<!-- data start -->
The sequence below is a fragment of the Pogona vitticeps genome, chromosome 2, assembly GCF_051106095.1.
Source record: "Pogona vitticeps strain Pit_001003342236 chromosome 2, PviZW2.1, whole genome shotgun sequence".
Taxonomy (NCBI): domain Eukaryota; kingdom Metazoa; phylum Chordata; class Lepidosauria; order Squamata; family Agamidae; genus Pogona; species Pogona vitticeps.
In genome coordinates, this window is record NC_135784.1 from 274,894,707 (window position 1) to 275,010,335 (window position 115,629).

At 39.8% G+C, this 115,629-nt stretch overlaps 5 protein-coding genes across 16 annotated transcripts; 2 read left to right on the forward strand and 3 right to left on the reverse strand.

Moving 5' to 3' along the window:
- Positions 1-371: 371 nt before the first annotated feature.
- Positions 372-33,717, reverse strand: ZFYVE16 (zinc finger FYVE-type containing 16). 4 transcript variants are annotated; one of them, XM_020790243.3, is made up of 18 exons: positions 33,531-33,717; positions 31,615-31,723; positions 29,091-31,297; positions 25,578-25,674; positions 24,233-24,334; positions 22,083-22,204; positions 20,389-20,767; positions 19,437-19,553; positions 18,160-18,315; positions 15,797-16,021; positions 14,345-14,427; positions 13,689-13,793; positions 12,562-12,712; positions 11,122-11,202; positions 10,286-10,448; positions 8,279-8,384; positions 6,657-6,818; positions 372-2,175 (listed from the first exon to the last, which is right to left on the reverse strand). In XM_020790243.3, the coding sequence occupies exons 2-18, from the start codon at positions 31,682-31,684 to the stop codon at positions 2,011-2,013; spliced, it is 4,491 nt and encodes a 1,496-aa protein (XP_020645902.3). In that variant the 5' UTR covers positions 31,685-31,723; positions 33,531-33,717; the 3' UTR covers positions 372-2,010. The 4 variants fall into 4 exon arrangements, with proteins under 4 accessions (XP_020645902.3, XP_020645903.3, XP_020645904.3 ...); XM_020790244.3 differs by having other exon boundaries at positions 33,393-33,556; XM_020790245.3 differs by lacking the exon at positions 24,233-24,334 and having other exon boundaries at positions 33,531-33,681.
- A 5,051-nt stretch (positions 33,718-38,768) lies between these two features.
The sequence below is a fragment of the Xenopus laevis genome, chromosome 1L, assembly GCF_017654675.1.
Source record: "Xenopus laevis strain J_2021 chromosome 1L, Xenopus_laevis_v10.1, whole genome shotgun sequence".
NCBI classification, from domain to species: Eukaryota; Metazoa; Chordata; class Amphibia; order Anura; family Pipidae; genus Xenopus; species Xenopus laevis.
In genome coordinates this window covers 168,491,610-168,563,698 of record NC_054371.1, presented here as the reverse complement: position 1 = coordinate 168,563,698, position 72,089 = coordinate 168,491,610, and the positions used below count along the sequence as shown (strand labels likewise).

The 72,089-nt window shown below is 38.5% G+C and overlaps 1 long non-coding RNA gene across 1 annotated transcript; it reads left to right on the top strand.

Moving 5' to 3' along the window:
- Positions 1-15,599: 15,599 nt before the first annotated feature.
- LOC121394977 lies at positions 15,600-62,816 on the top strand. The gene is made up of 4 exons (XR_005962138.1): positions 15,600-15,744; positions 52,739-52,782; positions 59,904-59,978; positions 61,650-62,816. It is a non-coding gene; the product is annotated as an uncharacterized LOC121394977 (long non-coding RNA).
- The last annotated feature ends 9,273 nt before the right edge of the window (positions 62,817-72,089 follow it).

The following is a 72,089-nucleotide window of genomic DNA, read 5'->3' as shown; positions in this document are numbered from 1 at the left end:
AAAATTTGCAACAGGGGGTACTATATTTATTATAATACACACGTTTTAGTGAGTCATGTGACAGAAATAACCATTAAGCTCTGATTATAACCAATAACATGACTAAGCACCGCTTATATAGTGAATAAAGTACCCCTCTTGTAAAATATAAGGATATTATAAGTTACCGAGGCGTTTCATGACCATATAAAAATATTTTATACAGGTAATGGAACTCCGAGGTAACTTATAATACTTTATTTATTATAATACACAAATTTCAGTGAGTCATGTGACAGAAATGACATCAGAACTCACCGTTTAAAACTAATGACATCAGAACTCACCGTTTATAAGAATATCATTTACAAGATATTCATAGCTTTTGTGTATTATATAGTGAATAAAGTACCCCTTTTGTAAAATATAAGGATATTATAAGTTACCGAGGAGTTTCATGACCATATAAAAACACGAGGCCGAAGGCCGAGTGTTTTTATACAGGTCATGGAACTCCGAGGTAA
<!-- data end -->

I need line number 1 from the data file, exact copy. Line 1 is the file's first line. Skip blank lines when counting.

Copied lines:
The sequence below is a fragment of the Pogona vitticeps genome, chromosome 2, assembly GCF_051106095.1.